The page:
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The Information Economy: Part One

Are you getting value from your information? According to a 2016 survey by the Economist Intelligence Unit, only 58% of North American businesses generate revenue from their data. That translates into nearly half of those surveyed who haven’t been able to turn their information into significant insights. While there are many reasons that these companies are lagging behind in data mining, perhaps the simplest answer lies in the sheer amount of data available.

In this day and age, the amount of data we produce is infinite—in fact, we are generating 2.5 quintillion bytes of data every single day. And, the International Data Corporation (IDC) predicts that by 2020 the amount of analyzable data will double. With all that information available, organizations have to figure out how their data can offer unique, valuable insights into their consumers, their products and their businesses as a whole, or risk falling behind the competition.

It’s not just data that’s valuable.

The numbers above don’t even begin to include the number of physical records that businesses still create, manage and store on a daily basis. Traditionally, the lifecycles of these business critical records have been managed by Records and Information Management professionals, from creation, organization and retention through destruction. But, with the rise of Big Data, records managers are now faced with new challenges, including how to unlock value from their physical documents.

How can RIM leaders help their organization incorporate this often untapped information into their data analysis?

Let technology be your friend. By investing in digital solutions for your records management strategy, as well as converting your physical documents to digital files, you can increase your efficiencies, streamline your documentation workflows and incorporate even more of your information into the world of Big Data analytics.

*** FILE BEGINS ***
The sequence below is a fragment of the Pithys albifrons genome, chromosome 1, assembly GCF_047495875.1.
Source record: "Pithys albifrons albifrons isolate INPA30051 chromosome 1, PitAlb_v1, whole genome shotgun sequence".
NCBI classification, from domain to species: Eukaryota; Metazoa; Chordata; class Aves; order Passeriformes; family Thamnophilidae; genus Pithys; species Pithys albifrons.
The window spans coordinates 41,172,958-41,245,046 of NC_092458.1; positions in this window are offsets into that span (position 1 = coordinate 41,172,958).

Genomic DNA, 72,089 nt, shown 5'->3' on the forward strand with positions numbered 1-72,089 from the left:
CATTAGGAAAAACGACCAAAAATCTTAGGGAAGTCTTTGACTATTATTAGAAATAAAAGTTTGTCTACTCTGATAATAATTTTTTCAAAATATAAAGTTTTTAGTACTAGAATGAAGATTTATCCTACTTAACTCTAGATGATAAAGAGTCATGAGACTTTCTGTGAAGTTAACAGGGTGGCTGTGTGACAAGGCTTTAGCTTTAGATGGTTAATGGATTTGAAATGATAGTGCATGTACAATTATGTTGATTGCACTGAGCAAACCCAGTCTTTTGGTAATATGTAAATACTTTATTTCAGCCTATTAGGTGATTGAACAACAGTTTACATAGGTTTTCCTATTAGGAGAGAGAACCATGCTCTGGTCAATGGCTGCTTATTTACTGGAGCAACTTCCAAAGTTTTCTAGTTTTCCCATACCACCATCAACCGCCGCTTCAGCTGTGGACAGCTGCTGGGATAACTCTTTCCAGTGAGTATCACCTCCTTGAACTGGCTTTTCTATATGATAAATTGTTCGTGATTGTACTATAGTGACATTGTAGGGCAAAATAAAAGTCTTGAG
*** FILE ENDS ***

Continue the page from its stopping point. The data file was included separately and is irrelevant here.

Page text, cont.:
What could your information be telling you?

As technology has continued to improve, so has our ability to analyze the information we have available to us. Data mining allows us to ask and answer questions that just a few years ago would have been nearly impossible to address. Organizations that utilize data mining to their benefit can increase their productivity, grow their revenue and discover answers to questions they may not have known they had. So how have things changed?

Data Warehouses

About fifteen years ago, organizations started piling their information into what are known as data warehouses. These purpose-built repositories were designed to store specified sets of data that could then be analyzed to provide organizations with better decision data on their business, their customers and their markets. Since their creation, data warehouses have changed the way many companies use their information. In a well-optimized, well-populated data warehouse, very large sets of data can be efficiently analyzed to achieve key insights and answers.

However, data warehouses have their limitations. Before you can put any data into your warehouse, you must have a predefined schema that has been optimized to answer a particular set of questions. With this type of model, you can only collect and gain insights from a very narrow pool of data that address a narrow set of questions. Fortunately, with today’s expanding information streams, new approaches and solutions have emerged.

Data Lakes

Designed to address some of the limiting issues so inherent in data warehouses, data lakes are intended to make a substantially broader set of your information available for analysis. Data lakes link multiple sources and repositories together, allowing you to put in unlimited volumes of unlimited data types. There are no predefined rules or questions underlying a data lake—information can be put in and then organized as questions arise. This, in essence, ensures that all of your useful information is accessible and that you can discover relationships and develop insights that may not have been expected or known.

Data Warehouses vs. Data Lakes: 4 Key Differences

While these structures are typically the realm of IT and data scientists, RIM leaders can benefit from understanding the essential differences and advantages of the technologies that are unlocking the value of Big Data.

1. Bigger is Better

Data warehouses are configured to ingest only certain types of data that are pertinent to the questions already established by an organization. Of course, depending on your schema, this data will continue to grow exponentially until you need to expand your facilities. In order to store and process the increasing amount of data, your warehouse must be scalable.

Compared to data warehouses, data lakes are huge. This can be both a blessing and a curse. The sheer size of a data lake allows organizations to bring in and potentially analyze vast volumes of data at a fast pace; however, that data will need to be organized and managed at some point in time.